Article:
Blessing Okagbare on her way to winning the 100m at the IAAF Diamond League meeting in Shanghai (© Errol Anderson)
“Sometimes I get it right, sometimes I get it wrong,” said Blessing Okagbare-Ighoteguonor when talking about her 100m running.
Sunday night in Shanghai was one of those occasions Okagbare-Ighoteguonor, now going by her hyphenated married name, got it right.
Facing a field of big-name sprinters including Olympic and world champion Shelly-Ann Fraser-Pryce, last year’s world leader Tori Bowie, fastest in the field this year Michelle-Lee Ayhe and Veronica Campbell-Brown, Okagbare-Ighoteguonor responded by trouncing them all.
Cool overcast conditions arguably put a damper on the times, but Okagbare-Ighoteguonor won by almost a full metre in 10.98. It was a stunning victory, both in itself and in its comprehensiveness.
This performance prompted the thought: why is Okagbare-Ighoteguonor’s chances so often ignored in this sort of race?
Again in Shanghai, all the talk beforehand was about others, naturally so given some of the names, but unwisely so in that it under-rated the ultimate winner.
Maybe it is the curse of versatility.
Okagbare-Ighoteguonor’s talents across sprints and jumps are prodigious. Maybe because she is so good at all, people tend to discount that possibility she can be excellent at one or, at least, one at a time.
Maybe when it comes to the sprints, it is because of her obviously erratic start.
Usain Bolt talked about his ‘poor’ starting so often in the early stages of his 100m sprinting, but rarely, if ever, did he get a shocker.
Okagbare-Ighoteguonor seems to do so regularly. Indeed, it was hard to pick the greater shock in Shanghai. Was it the fact she won, or the fact that she was in the lead the whole way and had it won at 40 metres?
She alluded to this herself after the race. “Normally I don’t have the best start, but now I was leading from the beginning,” said the Nigerian sprinter.
It was a familiar scenario. Okagbare-Ighoteguonor ran 10.79 at the IAAF Diamond League meeting in London in 2013 before finishing sixth in the 100m at the IAAF World Championships in Moscow. But it does prompt the question: can she make a real charge at being the No.1 in the world this year?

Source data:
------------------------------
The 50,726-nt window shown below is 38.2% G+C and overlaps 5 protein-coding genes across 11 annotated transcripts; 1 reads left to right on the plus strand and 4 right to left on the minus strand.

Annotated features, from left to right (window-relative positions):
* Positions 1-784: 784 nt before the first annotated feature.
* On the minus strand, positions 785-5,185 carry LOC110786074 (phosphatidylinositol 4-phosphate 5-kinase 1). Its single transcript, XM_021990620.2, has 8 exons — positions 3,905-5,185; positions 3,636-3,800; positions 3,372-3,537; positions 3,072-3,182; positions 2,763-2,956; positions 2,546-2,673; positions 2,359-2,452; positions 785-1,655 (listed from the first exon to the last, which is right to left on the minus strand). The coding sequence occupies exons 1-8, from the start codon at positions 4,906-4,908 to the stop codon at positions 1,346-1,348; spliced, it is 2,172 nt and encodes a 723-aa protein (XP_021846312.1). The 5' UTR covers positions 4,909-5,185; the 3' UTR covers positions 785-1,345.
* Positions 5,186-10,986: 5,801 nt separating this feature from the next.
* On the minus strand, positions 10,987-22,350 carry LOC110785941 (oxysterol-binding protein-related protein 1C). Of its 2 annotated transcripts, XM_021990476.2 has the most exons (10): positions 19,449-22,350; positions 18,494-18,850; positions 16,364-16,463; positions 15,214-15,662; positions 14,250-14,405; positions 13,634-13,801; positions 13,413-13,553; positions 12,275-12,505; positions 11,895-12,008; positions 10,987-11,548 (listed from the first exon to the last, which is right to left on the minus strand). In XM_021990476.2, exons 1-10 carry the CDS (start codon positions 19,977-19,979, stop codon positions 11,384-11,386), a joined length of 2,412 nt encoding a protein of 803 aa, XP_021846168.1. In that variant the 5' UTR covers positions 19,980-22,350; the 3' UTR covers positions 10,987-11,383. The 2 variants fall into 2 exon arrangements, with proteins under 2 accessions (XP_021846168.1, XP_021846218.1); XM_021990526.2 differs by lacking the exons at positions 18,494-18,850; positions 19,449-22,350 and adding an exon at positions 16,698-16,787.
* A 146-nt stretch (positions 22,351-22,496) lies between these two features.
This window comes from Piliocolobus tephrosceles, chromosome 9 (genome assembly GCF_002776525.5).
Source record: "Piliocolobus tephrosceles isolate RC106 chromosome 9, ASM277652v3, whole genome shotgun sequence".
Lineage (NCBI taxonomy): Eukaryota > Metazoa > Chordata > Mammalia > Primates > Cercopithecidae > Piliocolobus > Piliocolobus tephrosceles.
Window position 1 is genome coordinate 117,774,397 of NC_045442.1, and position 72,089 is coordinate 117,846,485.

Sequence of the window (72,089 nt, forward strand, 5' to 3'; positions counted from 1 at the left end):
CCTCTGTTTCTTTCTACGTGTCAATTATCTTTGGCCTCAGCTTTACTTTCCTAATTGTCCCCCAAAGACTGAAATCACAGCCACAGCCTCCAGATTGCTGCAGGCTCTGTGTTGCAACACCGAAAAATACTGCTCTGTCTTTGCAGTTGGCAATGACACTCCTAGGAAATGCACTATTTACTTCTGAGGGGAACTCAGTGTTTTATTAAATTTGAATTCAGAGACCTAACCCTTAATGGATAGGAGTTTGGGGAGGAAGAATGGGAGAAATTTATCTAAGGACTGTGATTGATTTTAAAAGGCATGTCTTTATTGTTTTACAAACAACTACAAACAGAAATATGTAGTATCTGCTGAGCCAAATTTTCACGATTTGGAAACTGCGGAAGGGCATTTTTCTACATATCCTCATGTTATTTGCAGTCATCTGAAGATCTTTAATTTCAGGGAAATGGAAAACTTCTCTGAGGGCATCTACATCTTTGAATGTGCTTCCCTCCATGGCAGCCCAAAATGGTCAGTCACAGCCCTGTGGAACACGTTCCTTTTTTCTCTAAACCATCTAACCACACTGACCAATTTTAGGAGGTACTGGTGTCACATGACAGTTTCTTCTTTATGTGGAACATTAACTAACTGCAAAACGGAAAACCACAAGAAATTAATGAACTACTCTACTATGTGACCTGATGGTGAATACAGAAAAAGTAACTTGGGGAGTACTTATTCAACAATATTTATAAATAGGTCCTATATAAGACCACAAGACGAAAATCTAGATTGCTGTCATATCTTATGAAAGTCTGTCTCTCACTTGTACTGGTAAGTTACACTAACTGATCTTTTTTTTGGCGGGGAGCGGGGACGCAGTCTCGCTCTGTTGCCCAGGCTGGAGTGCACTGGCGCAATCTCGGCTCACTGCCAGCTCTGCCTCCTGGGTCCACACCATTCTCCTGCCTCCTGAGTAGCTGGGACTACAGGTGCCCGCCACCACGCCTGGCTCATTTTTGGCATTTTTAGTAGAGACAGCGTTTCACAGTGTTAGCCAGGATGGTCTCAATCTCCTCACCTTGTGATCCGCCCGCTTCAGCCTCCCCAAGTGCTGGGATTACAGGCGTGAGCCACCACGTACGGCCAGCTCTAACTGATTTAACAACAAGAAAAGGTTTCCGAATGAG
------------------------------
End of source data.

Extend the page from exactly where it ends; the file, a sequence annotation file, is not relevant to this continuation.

"I feel, I think and I hope I can,” Okagbare-Ighoteguonor told reporters after her Shanghai win. "I’m working towards it. I hope it happens.”
The other cautionary note – which the athlete also echoed – is that it is still early in the season.
As David Oliver had put it a day earlier: “The home run you hit last night doesn’t win today’s game.”
The season, as Fraser-Pryce observed, is still young. People are at different stages of their preparations with the IAAF World Championships in Beijing still three months away.
But it is never too early to build confidence and Okagbare-Ighoteguonor laid a fair foundation on Sunday night.
“It does (give me confidence),” she said of her win, “but it doesn’t change anything. There’s a lot of talented people out there, like me, so I just have to keep working hard. I don’t want to be left behind.
“A performance like that gives me a little edge and a bit of confidence but I still have to put more work in and keep pushing forward.”
The main thing Okagbare-Ighoteguonor has been working on is the first 40 metres of her 100m. Put that part of the race together and the rest should take care of itself.
“There’s been a lot of work going on,” she said.
“My coach told me ‘don’t worry about the time, just go out and execute'. I think that’s what I did and after 40 metres it felt extremely easy for me to go.”
Despite her win, and despite last year’s 10.85/22.25 sprint double at the Commonwealth Games, Okagbare-Ighoteguonor said she still feels like a novice in the straight sprint.
“Sometimes I get it right; sometimes I get it wrong. If I get it right – which I did today, not 100 per cent, but 70 – it feels extremely easy.”
Perhaps not surprisingly, this tallies with the feeling you get watching her run the 100m.
If she is up and running early, you just know Okagbare-Ighoteguonor is going to be hard to beat, because she comes home like a train.
Last year, Okagbare-Ighoteguonor won a 200m/long jump double in Shanghai.
Diamonds may be rare, and IAAF Diamond League doubles are perhaps even rarer still, but her recent focus has been more on the sprints than the long jump.
So will she long jump this year?
“I will,” she promised, “because I just want to see how far I can jump.” At the minute, her best is 7.00m, which she produced in 2013.
In medal returns, there is little to choose between long jump and sprints. Okagbare-Ighoteguonor has an Olympic bronze in the long jump from 2008 and a World Championships bronze in the 200m from 2013.
It seems there must be more there.
Okagbare-Ighoteguonor’s win on Sunday suggests that if she can keep her focus on keeping her focus during the first 40m of her 100m, she could find herself standing on the podium when she comes back to China in August. Maybe even the top step.
Len Johnson for the IAAF